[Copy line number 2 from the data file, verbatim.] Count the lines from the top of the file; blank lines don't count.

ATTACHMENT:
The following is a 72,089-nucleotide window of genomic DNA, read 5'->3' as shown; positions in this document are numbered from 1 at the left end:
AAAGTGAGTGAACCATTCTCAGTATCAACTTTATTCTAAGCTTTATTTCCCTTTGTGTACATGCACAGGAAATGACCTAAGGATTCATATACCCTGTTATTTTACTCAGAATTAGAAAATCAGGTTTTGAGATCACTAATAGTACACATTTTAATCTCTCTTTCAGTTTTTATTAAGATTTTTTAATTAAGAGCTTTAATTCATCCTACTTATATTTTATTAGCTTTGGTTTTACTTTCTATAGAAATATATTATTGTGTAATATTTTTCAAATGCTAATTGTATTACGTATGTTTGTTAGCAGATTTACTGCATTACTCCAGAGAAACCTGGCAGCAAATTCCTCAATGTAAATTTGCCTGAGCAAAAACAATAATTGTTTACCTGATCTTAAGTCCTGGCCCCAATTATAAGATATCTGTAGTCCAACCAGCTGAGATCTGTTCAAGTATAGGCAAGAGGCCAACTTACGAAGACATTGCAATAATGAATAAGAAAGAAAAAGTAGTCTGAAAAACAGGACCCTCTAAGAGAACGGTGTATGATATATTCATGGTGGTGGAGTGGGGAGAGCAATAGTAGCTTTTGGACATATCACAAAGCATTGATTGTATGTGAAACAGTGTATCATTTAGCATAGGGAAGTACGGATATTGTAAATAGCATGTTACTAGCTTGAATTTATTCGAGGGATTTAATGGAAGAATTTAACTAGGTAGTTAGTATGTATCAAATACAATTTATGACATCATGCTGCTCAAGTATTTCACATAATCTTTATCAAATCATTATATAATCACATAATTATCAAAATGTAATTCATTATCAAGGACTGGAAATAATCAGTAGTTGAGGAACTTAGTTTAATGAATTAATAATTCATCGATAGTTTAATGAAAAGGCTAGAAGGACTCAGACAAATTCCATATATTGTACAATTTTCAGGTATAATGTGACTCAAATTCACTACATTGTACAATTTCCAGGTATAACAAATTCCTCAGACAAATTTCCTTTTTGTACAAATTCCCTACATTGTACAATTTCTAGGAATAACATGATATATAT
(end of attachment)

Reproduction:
AAAGTGAGTGAACCATTCTCAGTATCAACTTTATTCTAAGCTTTATTTCCCTTTGTGTACATGCACAGGAAATGACCTAAGGATTCATATACCCTGTTATTTTACTCAGAATTAGAAAATCAGGTTTTGAGATCACTAATAGTACACATTTTAATCTCTCTTTCAGTTTTTATTAAGATTTTTTAATTAAGAGCTTTAATTCATCCTACTTATATTTTATTAGCTTTGGTTTTACTTTCTATAGAAATATATTATTGTGTAATATTTTTCAAATGCTAATTGTATTACGTATGTTTGTTAGCAGATTTACTGCATTACTCCAGAGAAACCTGGCAGCAAATTCCTCAATGTAAATTTGCCTGAGCAAAAACAATAATTGTTTACCTGATCTTAAGTCCTGGCCCCAATTATAAGATATCTGTAGTCCAACCAGCTGAGATCTGTTCAAGTATAGGCAAGAGGCCAACTTACGAAGACATTGCAATAATGAATAAGAAAGAAAAAGTAGTCTGAAAAACAGGACCCTCTAAGAGAACGGTGTATGATATATTCATGGTGGTGGAGTGGGGAGAGCAATAGTAGCTTTTGGACATATCACAAAGCATTGATTGTATGTGAAACAGTGTATCATTTAGCATAGGGAAGTACGGATATTGTAAATAGCATGTTACTAGCTTGAATTTATTCGAGGGATTTAATGGAAGAATTTAACTAGGTAGTTAGTATGTATCAAATACAATTTATGACATCATGCTGCTCAAGTATTTCACATAATCTTTATCAAATCATTATATAATCACATAATTATCAAAATGTAATTCATTATCAAGGACTGGAAATAATCAGTAGTTGAGGAACTTAGTTTAATGAATTAATAATTCATCGATAGTTTAATGAAAAGGCTAGAAGGACTCAGACAAATTCCATATATTGTACAATTTTCAGGTATAATGTGACTCAAATTCACTACATTGTACAATTTCCAGGTATAACAAATTCCTCAGACAAATTTCCTTTTTGTACAAATTCCCTACATTGTACAATTTCTAGGAATAACATGATATATAT